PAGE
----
Is it any wonder that the German citizenry kept their mouths shut and never once said: Hey, what’s really going on at Auschwitz?

Every man and woman who had their feet on the ground in Vietnam have a right to be heard about what they saw and experienced. If not them, who should be qualified to truthfully report what happened? Those men and women who did not participate in or see atrocities are in the solid majority. GOING UPRIVER is the story of the few who did.

GOING UPRIVER is the account of John Kerry’s service in Vietnam after his impressive Yale education. The documentary, assembled by director and close friend George Butler, confronts the issues head on. Kerry’s much contested service is presented from his point of view: Kerry’s Swift Boat duty was meant to entice the Vietcong to fire on them. Was this the type of soldiering the privileged were assigned? The men he served with make a harrowing claim: The loud noise of the swift boats announced their arrival. This was dangerous work. The enemy had the advantage of the jungle terrain they knew well.

Whatever Kerry did or did not do to deserve his medals, saw or allowed to happen, one thing is clear: He returned from active duty and decided, with other veterans, to form Vietnam Veterans Against the War. For a man who has been accused of orchestrating his military service for a future in politics, how could he imagine such an unpopular stance would catapult him 35 years later into the forefront of American politics?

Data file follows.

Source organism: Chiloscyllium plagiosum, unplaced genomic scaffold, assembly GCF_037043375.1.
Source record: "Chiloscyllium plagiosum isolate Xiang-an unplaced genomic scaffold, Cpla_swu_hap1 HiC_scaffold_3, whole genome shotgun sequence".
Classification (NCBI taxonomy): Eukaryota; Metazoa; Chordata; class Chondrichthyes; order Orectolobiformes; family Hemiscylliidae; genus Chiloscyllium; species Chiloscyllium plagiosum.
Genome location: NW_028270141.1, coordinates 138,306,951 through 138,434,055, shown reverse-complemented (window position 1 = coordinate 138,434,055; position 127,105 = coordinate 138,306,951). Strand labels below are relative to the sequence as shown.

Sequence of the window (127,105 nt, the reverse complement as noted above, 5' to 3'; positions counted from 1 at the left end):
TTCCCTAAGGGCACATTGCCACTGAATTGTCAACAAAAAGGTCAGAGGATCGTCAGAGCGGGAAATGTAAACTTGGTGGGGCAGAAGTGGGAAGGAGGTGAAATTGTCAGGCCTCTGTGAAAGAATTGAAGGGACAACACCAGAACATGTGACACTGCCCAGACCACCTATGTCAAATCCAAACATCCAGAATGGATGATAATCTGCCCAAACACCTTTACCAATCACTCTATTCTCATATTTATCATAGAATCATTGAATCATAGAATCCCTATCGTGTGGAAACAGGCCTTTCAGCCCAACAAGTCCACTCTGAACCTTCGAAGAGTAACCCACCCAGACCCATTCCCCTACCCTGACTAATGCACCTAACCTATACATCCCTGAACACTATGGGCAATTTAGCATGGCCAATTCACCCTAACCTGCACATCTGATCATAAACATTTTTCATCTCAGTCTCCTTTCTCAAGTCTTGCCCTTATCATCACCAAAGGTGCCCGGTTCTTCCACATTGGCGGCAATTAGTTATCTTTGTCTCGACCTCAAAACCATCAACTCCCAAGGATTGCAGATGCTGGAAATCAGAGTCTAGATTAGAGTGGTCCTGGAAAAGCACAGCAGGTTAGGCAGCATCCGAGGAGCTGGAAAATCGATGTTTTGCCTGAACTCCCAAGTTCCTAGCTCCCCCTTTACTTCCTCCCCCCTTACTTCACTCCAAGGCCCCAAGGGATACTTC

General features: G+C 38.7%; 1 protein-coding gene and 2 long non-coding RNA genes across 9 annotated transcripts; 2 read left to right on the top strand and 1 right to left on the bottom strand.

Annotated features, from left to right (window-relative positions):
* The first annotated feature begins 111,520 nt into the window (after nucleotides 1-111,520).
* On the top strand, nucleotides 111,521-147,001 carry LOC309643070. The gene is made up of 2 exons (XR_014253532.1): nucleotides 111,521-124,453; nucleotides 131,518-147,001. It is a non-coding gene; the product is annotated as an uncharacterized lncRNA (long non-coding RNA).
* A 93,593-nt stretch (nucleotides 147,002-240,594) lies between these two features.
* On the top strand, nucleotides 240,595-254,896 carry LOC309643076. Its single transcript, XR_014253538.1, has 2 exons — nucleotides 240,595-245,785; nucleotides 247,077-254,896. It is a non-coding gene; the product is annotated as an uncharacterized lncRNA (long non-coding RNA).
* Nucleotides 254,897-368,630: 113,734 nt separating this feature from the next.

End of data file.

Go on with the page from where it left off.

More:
It is clearly demonstrated by GOING UPRIVER that Kerry was sincere. In fact, he looks rather uncomfortable being thrust into the anti-war limelight. Kerry appears to be a reluctant spokesperson.

Does speaking out against a U.S. war make someone anti-American? Voters will decide in November.

Butler shows us veterans testifying at the 1971 congressional hearings about the atrocities they saw and even committed. Most of the men shown in the archival footage are devastated and guilt-ridden. These hearings, and the throwing away of ribbons and medals, was a cathartic gesture of healing and a renunciation of a war they felt was unjust and un-called for.

Butler’s expert compilation of the Vietnam footage, and current interviews with the men who served with him, is meant to show Kerry’s dedication and principles. Butler uses cinematic devices to keep the audience involved. His choice of music and images are effective. Kerry’s emergence at the forefront of the Vietnam veteran’s protest is not shown as a device to garner national attention but an honest attempt to bring the harrowing war, which cost over 58,000 lives, to a close.

While UPRIVER will not change one of President Bush supporter’s views, it will give pro-Kerry supporters a firmer ground to discuss the Swift Boat controversy, the rescue of Jim Rassmann, and Kerry’s supposed manipulation of the political system for his own glory and self-aggrandizement.

* Madonna proclaimed in Israel: “I realize now that it is no more dangerous to be here than it is to be in New York.”